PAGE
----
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Why Are All These Celebrities Shotgunning Beers?

There is a spectrum of appropriateness when it comes to drinking beer. The shotgun method has always occupied some distant end, miles away from the aroma-heightening tulip glass or sleek and slender pilsner vessel. No, the shotgun tends to occupy the hangover-inducing territory mostly reserved for tailgating and absurd college parties.

Like merlot or ’90s fashion, the messy, beer-guzzling act is reemerging and we’re not entirely sure why. It’s no longer just the embellished theatrics of a blue-collar wrestler (here’s looking at you, Stone Cold Steve Austin). Celebrities and star athletes are sharing in the fun. But after shotgunning a beer for the first time in well over a decade — and once again feeling that silly, sticky, gut-punching, celebratory, woozy euphoria — I have a few theories.

"I just don’t like the idea of my franchise quarterback spending time at a baseball game. I mean, what are you doing, @bakermayfield? You don’t see guys like Aaron Rodgers shotgunning beers. Just not a good look. Go watch some film." – @ColinCowherd (probably)


— Cleveland Indians (@Indians) August 4, 2019

Politicians once kissed babies and, largely still, visit small towns. It’s a sometimes patronizing act meant to exhibit some kind of folk sensibility — a closeness with everyday people. Social media makes our favorite people terribly accessible and we like love to ogle. So how better for a Heisman-winning quarterback or all-star influencer to prove their normality to countless followers? The shotgun, of course.

Quarterbacks Baker Mayfield and Aaron Rodgers have already been famously caught in the act. Tom Brady did it, but we all know it was Michelob Ultra. Justin Bieber has rather unsurprisingly attempted the shotgun many times. And Martha Stewart failed spectacularly under the tutelage of Snoop Dog. Some are better than others (and probably had more practice than others thanks to past fraternity lives) but there’s almost a nobility in just being okay at the shotgun. It’s not how much beer gets absorbed into your bloodstream. It’s how quickly you pour suds all over your face and shirt.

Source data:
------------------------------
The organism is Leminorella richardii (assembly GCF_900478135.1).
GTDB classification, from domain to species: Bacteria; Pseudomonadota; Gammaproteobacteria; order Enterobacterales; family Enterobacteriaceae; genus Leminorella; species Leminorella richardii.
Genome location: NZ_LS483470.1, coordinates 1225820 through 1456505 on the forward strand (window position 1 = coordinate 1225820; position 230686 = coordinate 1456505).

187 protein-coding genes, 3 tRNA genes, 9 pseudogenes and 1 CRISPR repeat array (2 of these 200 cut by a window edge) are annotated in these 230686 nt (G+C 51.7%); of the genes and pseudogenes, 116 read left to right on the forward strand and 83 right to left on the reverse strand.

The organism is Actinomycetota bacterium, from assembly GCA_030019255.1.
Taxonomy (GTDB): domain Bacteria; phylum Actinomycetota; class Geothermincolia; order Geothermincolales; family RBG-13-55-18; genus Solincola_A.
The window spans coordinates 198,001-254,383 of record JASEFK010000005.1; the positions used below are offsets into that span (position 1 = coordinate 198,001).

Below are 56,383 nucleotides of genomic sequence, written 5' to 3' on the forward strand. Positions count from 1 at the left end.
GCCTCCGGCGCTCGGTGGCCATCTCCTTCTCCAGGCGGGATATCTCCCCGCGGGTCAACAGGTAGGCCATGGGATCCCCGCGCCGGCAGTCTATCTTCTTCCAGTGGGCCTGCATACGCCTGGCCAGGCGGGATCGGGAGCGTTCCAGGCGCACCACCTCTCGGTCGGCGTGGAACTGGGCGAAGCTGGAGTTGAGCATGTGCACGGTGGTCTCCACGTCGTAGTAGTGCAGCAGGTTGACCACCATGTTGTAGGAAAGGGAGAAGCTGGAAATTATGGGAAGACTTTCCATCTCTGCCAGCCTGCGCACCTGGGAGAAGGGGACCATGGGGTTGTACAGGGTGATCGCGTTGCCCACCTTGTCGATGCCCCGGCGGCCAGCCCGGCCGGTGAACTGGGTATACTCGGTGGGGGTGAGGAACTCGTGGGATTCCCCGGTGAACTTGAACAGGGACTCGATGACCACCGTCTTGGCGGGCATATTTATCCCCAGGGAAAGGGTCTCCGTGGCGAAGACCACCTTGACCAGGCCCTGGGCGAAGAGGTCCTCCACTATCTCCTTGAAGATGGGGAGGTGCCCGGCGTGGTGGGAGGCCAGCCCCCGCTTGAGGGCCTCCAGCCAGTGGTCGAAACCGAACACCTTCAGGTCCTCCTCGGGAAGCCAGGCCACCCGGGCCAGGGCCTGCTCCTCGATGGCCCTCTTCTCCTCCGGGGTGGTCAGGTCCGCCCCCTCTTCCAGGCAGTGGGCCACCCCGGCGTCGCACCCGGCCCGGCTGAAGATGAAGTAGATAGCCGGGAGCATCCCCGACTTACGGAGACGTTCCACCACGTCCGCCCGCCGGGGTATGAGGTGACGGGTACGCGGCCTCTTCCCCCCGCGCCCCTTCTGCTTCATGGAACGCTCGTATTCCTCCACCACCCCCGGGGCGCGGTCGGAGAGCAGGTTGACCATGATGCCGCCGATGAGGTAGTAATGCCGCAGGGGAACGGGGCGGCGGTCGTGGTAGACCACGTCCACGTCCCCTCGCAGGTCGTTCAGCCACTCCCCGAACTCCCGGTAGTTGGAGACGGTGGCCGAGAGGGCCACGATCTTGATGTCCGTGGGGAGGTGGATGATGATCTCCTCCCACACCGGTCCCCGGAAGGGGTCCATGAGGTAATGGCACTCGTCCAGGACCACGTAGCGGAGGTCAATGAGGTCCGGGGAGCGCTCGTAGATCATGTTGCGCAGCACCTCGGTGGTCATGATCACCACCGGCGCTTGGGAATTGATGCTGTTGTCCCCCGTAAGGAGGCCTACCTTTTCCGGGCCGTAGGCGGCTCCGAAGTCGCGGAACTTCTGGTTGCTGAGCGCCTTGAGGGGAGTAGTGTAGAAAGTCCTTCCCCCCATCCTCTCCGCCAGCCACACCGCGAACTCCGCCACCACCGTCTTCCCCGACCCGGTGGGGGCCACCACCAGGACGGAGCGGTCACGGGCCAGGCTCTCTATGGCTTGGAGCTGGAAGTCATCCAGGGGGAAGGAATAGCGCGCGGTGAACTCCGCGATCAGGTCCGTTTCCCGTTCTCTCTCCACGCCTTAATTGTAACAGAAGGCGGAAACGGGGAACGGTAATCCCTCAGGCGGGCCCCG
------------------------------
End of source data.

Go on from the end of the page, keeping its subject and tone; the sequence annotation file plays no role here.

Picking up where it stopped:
On a deeper level, the shotgun might be a subtle revolt against craft beer and high-IQ drink culture. After all, when the beer in question is there only to by punctured by a knife, key, or tooth and emptied in mere seconds, cheap and tasteless is probably the way to go. Though the thought of White IPAs and Belgian tripels entering the shotgun domain is pretty entertaining, at least in theory.

Then again, perhaps it has reemerged on account of its utter pace and efficiency. The world is not getting any slower. If Americans are thirsty for a swift way to enjoy their beer, there’s hardly any swifter. Beer-bonging is decidedly extra. Shotgunning is relatively quick and easy, without any bells or whistles.

Tom Brady Chugs A Beer In One Gulp

There’s also the competitive element. Most icons caught on camera shotgunning do so by their lonesome, much to the joy of the masses. But the practice really came to be what it is as a race among friends with often drunk results. The looming climate of bravado and one-upmanship welcomes the shotgun with open arms.

Whatever the real reason, the shotgun refuses to go quietly. It’s the subject of a hilarious and quite literal Wikipedia page. And you might as well know how, just in case you’re at a raging party or want to take your celebrity status to even higher levels.

Someday soon, you too may only have a few seconds to savor a cold one.

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Mark Stock
Mark Stock is a writer from Portland, Oregon. He fell into wine during the Recession and has been fixated on the stuff since…
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